My Emergency Practice Plan in Action

performing practicing Jul 29, 2013

Somehow I lost the last month. I had great intentions and a well-crafted practice plan, but it just didn’t work. We had a family reunion, plus I held harp camp and my website has been having issues. I had minor surgery. My son moved out of his apartment into another apartment and then went to on Italy for the summer. It’s been busy here, not really unusual, just busy.                     

                                                                       s© iQoncept –                                                                                                     

But now I’m in crunch time. I have two important chamber music concerts in the next week and a half, and my fingers are way out of shape. So now I not only have good intentions and a good plan, but I’m motivated. You might even say desperate.


So in the interest of transparency, I have decided to share my crunch time practice plan with you. Here it is:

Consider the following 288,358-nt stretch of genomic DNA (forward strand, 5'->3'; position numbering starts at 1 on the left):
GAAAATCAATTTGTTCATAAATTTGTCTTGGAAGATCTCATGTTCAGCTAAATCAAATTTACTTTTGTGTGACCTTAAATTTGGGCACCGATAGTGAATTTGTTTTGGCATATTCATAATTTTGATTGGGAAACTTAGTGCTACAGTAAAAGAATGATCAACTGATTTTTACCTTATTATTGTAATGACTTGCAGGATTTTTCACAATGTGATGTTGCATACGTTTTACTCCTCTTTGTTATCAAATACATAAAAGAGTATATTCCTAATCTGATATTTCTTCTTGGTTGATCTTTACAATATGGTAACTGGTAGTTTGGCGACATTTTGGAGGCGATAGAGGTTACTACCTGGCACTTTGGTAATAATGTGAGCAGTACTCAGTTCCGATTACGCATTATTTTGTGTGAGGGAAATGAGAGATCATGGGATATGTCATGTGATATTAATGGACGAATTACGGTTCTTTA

1. First, block out 2 hours a day on my schedule. Most days this will be from 8:30 – 10:30 am. Mornings give me the best chance at uninterrupted practice time. And two hours is all I can realistically promise myself.

2. Next, list all my repertoire with due date.

Concert August 4

Ravel Sonatine for flute, cello and harp

Vivaldi Sonata for cello and harp

Rutter Suite Antique for flute and harp

The Swan for cello and harp

Italian Lute Pieces arr. Dewey Owens for flute, cello and harp

Dussek Sonate en Trio for flute, cello and harp

Concert August 11

Debussy Danses

Saint-Saëns Fantaisie for violin and harp

Salzedo Chanson dans la nuit

Massanet Meditation from Thais for violin and harp

Most of this music I have performed many times, but some of these pieces are technically very challenging and I haven’t played them in a while. I have plenty of work to do.

3. Now I set up my plan following the 40/40/20 outline: 40% technique, 40% work on most difficult repertoire, 20% reviewing easier repertoire. My technique work will be a blend of exercises and technical passages from the repertoire pieces. This summer I have been using Salzedo’s Harpist’s Daily Dozen.

4. I set it all up on a simple chart and put it on my stand. I’m ready to go. I’ll keep you posted on my progress on Facebook on the ARS Musica page. I will post my daily practice plan, and let you know how much I got done. I can be sure of only one thing: these concerts will happen whether I’m ready for them or not, and I’d rather be ready!


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